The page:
are no angels
St Florian Boys’ Choir
They’re a well-known Upper Austrian institution. Seen laughing on the covers of CDs and DVDs, dressed in the sailor suits so typical of boys’ choirs, they dazzle their audiences with vocal performances of the highest standard. And not only in Upper Austria.
The choirboys contribute to opera productions in Vienna and go on concert tours around the world. In short, these youngsters are fully trained, seasoned pros of the music business.
Stage fright? Not likely. “You get used to the concert routine after a while, so you don’t really get nervous any more,” says choirboy Christian, coming across as a hardened professional. Then, with an impish grin, he adds: “During the solos, you might be scared for a moment that you’ll forget the lyrics.” Here, we get a glimpse of the child behind the choirboy uniform.
Christian lists the countries he’s already visited with the choir. Countries that many adults never get to see in their entire lives. And yet he sits with his colleagues in the rehearsal room looking distinctly relaxed, like any other boy his age.
Just normal children, then? Yes, until Franz Farnberger, artistic director of the Boys’ Choir for forty years, turns to the piano and they start to sing the “Emperor Walz”. Then you can immediately hear how these boys enchant people all over the world as musical ambassadors of Upper Austria.
Anyone who observes the “Florianer” in their “home” in the venerable baroque monastery will quickly realise what managing director and concert manager Christa Steinkellner means when she says that “Choirboys are no angels.” Sometimes a grand piano is “put into operation” without permission if they’re impatient for rehearsal to start. One or two sneak into the cafeteria queue to grab a second helping before everyone has been served their first. The boys run barefoot through the baroque corridors in Star Wars T‑shirts and, from time to time, an ice pack has to be applied to a football injury during choir rehearsal.
Those who rehearse diligently ...
... and sing with concentration ...
... really deserve to cool off in what is probably the most beautiful "baroque" pool in Upper Austria. The outdoor recreational facility of the St. Florian Boys' Choir boarding school under the walls of the high baroque monastery complex is impressive.
Letting kids be kids
In moments like these, it’s clear that choirboys are perfectly ordinary 11- to 14-year-olds, whose minds are filled with all the mischief typical of other youngsters their age. And the team around the choir is very careful to make sure that the boys can express this “childishness”. So that the young musicians can let off steam, the boarding school grounds boast what is probably the most attractive and largest baroque football pitch in Upper Austria. Next to it is a pool where they can cool off. And a handful of boys can be seen sitting in the cherry tree, enjoying the fruits of summer without a care in the world.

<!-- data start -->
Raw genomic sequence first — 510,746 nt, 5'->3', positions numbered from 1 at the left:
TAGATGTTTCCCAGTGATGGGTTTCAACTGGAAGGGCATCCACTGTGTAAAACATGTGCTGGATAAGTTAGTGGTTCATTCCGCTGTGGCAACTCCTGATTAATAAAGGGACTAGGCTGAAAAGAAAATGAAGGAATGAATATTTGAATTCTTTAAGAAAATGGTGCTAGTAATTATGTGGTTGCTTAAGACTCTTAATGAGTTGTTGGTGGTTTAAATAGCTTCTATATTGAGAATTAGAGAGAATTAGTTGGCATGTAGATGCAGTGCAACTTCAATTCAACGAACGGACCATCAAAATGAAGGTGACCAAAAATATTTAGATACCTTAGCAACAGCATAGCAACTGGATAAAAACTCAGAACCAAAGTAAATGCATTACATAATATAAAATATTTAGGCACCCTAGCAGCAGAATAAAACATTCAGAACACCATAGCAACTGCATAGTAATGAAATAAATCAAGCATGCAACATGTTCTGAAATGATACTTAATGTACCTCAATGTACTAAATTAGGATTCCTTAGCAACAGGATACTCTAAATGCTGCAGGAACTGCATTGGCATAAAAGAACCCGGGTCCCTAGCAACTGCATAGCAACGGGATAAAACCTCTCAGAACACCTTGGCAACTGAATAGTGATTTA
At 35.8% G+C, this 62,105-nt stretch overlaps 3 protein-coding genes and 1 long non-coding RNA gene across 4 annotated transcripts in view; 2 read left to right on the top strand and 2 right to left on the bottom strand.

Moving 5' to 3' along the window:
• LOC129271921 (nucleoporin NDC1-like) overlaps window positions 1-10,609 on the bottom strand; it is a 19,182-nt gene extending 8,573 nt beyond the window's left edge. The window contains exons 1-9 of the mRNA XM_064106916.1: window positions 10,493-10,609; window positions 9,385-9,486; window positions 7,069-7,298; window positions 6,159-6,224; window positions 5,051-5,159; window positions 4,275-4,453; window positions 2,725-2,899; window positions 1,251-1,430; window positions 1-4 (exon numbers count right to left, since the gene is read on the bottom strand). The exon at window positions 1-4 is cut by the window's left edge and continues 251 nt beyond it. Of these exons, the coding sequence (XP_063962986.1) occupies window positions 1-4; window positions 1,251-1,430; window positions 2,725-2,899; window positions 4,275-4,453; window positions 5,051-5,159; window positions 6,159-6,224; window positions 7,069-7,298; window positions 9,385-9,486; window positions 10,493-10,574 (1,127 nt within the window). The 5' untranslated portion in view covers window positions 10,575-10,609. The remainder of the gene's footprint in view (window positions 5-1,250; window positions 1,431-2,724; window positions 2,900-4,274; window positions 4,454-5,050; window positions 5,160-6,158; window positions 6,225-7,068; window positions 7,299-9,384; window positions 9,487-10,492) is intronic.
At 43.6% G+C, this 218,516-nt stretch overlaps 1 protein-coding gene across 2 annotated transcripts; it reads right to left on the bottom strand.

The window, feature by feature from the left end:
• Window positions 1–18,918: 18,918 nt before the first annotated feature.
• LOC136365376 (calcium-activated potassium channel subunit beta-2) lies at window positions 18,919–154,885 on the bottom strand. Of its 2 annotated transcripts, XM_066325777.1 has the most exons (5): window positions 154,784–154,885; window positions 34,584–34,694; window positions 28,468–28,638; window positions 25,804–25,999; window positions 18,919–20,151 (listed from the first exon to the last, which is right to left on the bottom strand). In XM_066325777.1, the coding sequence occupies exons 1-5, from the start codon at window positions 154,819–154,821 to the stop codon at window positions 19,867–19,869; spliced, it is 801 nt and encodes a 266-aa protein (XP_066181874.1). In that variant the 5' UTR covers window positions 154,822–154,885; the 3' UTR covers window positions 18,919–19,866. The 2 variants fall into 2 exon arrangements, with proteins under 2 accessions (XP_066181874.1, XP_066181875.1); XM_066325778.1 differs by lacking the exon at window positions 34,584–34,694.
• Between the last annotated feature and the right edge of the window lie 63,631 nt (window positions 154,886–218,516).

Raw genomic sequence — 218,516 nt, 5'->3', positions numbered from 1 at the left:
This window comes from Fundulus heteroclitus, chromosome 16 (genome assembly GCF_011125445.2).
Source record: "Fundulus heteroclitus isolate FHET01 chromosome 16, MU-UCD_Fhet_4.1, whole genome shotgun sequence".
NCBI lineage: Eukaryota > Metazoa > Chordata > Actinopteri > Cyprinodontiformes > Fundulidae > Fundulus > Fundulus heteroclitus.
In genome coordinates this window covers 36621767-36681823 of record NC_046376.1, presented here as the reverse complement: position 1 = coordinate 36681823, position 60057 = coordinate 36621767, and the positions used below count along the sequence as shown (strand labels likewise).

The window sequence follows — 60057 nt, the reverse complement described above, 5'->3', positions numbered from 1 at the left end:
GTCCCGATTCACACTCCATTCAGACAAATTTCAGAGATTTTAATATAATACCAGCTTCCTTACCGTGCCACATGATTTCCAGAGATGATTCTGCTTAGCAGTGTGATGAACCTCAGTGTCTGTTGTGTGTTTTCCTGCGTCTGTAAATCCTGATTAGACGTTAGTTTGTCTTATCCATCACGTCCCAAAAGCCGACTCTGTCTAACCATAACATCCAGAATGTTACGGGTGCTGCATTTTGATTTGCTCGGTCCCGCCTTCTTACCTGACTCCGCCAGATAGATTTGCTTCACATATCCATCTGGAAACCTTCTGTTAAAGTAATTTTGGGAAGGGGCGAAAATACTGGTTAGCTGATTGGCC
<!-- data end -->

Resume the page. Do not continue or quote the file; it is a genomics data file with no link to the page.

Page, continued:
With these words, head of the boarding school Wolfgang Gruber raves about this outdoor space with its ruggedly picturesque pond used for rafting and a firepit for long summer evenings. The lack of around-the-clock access to smartphones doesn’t seem so important all of a sudden. Outside of specific time slots, the boarding school is a mobile phone-free zone – and personal devices are locked away in the mobile phone cupboard.
The team of teachers and support staff led by Franz Farnberger and choirmaster Markus Stumpner treat the children in a particular way, but one that is markedly cooperative. Franz Farnberger explains why this is the case with admirable precision: “We’re not normal teachers who test the children and then give them marks. We’re engaged in a joint project. Whether we succeed or fail on stage, we always do it together.” And the choirboys feel the same way, too. Yes, Kevin knows that there will always be boys who feel homesick when they first come to the boarding school as choristers. But, he says, “We help each other. We’re a supportive family.”
One big family
It’s a family whose members often maintain their relationship many years after they have ceased to be choir “boys”. The men’s chorus, composed exclusively of former boy choristers who have not lost their love of singing, is 25 strong. Aged between 16 and 55, its members travel long distances to attend the weekly rehearsals.
They also accompany the choirboys on their tours to expand their repertoire by offering the support of their deeper men’s voices. Sometimes they even take unpaid holiday so that they can participate in a foreign tour. After all, it’s for the good of the “family”.
St Florian Monastery
After the death of Saint Florian in 304 CE, the martyr’s grave became a place of pilgrimage. Written evidence from around the year 800 suggests that there was a monastery on this site. In 1071, the Augustinian order took over the monastery. The baroque building was built in its present form from 1686 onwards.
The Boys’ Choir
There have been choirboys at the St Florian Monastery since 1071 – although not in the form of a choir as we know it today. Anton Bruckner, probably the most famous “Florianer” of them all, was one of only three choirboys during his membership, which began in around 1837. In 1997, the Friends of the St Florian Boys’ Choir assumed financial responsibility for the institution.
Fifty choirboys live as boarders at the monastery and attend the St Florian secondary school. In singing lessons, teaching is coordinated with the needs of the choir.
More concerts 2023
- 8 December - Advent concert in the St. Florian Abbey Basilica
- 13 December - Atrium Bad Schallerbach
- Performances of the St. Florian Boys' Choir